Tuesday, December 27, 2011


"Things in a pot". Doesn't sound very special...A very basic translation by a non-Japanese speaker. "Nabe" = pot. "Mono"= thing/stuff; in this usage, "edible things". Done properly, very delicious, edible things end up simmering together in a big ceramic or metal pot. Japanese hot pots take many forms. Canadians are perhaps most familiar with Shabu Shabu, Sukiyaki and Yosenabe.

"Yosenabe" (pictured above) is one of our favourites. Christmas dinner at Sanbiki did not involve turkey, turnip puff or yorkshire pudding as it would have at my Mom's. Instead, we started with a pot of water and a piece of seaweed. "Kombu" is a kind of kelp that is loaded with "umami"(the "fifth taste") due to the presence of glutamic acids. It don't look like much now, but we are just getting started...

We leave the kelp to soften and flavour the stock. Seafood and fish are prepared for cooking. We used B.C. Black Cod (Sablefish), Spot Prawns ("ama ebi" or sweet shrimp) and scallops. The Black Cod is a mild fish with a high fat content. Cooked properly the flesh is light and flaky. Near the skin, bones and cheeks, its even better. Packed with omega-3 fats these bits take a bit of work to eat but melt in your mouth. Definately worth the effort of picking and spitting a few bones. As the skin cooks down it becomes delicious too. Nothing is wasted. We sliced it and blanched it briefly to get it ready to play it's part in our nabe party...

BC Spot Prawns are another local, sustainably sourced seafood. Allowing them to cook in the shell, head on, keeps the shrimp from drying out and adds flavour to the stock. The heads take time to cook but are a crunchy, end of meal treat I look forward too!

What's a hot pot without the veggies and tofu? No hot pot at all! We used daikon (giant white radish), Napa Cabbage (hakusai in Japanese or sui choy in Chinese) and green onion to start. Tofu and "shiritaki" (a chewy noodle) will add more texture than taste to the dish. A balance between textures as well as tastes is important in Japanese cuisine. Not that the tofu and noodles will be tasteless. They wil absorb the flavours of the stock as they cook; this is why they are added to the nabe early on.

Cold beer makes the waiting a little easier... a glass of Sauvignon Blanc tastes even better as the steam and smells drift up out of the simmering pots! You heard right. "Pots", as in plural. While seafood, veggies and tofu boogie away in the big nabe, a private poultry pot party is happening right next door ...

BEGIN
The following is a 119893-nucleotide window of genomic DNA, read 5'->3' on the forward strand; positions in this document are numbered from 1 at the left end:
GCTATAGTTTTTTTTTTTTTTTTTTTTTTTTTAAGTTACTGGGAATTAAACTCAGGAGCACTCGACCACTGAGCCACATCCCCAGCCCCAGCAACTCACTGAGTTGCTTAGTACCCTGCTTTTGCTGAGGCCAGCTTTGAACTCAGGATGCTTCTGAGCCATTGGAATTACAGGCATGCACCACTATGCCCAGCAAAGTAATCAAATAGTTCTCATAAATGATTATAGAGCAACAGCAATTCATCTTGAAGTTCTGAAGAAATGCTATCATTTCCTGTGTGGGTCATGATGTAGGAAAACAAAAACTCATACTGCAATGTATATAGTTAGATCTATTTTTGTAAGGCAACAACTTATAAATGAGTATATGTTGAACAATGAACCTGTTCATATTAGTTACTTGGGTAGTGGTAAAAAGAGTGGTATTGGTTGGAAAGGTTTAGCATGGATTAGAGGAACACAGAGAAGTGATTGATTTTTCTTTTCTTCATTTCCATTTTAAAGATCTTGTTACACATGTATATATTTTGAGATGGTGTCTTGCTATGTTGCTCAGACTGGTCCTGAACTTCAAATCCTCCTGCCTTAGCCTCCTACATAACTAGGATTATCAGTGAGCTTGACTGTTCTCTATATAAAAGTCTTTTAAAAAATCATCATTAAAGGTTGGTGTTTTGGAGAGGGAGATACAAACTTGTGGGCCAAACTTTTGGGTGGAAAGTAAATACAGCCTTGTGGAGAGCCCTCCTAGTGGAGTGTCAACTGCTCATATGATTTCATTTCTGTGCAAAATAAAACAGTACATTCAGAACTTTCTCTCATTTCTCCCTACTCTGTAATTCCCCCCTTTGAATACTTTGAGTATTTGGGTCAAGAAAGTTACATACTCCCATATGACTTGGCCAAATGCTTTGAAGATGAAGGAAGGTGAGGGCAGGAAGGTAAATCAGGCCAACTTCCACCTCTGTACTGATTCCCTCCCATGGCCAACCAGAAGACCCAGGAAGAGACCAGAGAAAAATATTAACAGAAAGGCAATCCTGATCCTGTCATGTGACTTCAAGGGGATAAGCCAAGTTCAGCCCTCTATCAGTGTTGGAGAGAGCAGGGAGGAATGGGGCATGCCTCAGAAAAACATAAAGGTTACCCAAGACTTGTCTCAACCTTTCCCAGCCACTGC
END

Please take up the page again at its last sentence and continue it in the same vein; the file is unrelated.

"Tori dango". Sounds exotic huh? Much more exciting than "chicken ball" (which is pretty much what it is). More of a dumpling as the meat is finely minced and mixed with egg, ginger, starch and onion. If it looks or sounds familiar, it probably is. Dumplings can be found on pretty much every part of the planet. Find yourself in France with a serving of "quenelles" and you'll see something similar, albeit differently seasoned and sauced.

"Ponzu" is the primary seasoning/sauce that accompanies our hot pot. The solid ingredients in the nabe are dipped into ponzu and slurped up. Ponzu is made with a nikiri soy sauce. Nikiri soy sauce is prepared with sake and mirin (sweet cooking wine). They are cooked together and reduced to remove the alcohol and concentrate the flavours. The juice from "yuza", a Japanese citrus fruit is added after the nikiri has been cooled and aged for at least a week. Ponzu is served alongside yosenabe and other hotpots.

Itadakimasu="Lets eat!" The yosenabe is ready and we are waiting. Diners pick their favourite morsels from the communal pot. Everyone has their own small bowl of ponzu sauce and nabe bits are dipped into the ponzu before being slurped up by hungry diners. This is key to seasoning the solid nabe ingredients. The individual components of the hot pot have been prepared simply and briefly cooked. A quick bath in the ponzu is a perfect compliment. Like spicy? Shake some shichimi (Japanese seven spice chili powder) into your private ponzu bowl.Leftovers are commonplace. The broth is mixed with yesterdays leftover rice, an egg, and some green onion. An umeboshi (salty, pickled plum) on top adds some sweet and salty to the final stage of our nabemono....

All traces of our Christmas nabemono have vanished...the pots are cleaned and ready for...NEW YEARS NABE!

Happy Holidays everyone! Whatever you eat and whomever you share it with...May you all enjoy!

1 comment:

  1. Dine in a perfect ambiance itself a refreshing idea in addition to it if it is prepared by passionate and creative chef then the result will be nothing but delicious and yummyyyyyyy. so thank you. Restaurant Byron Bay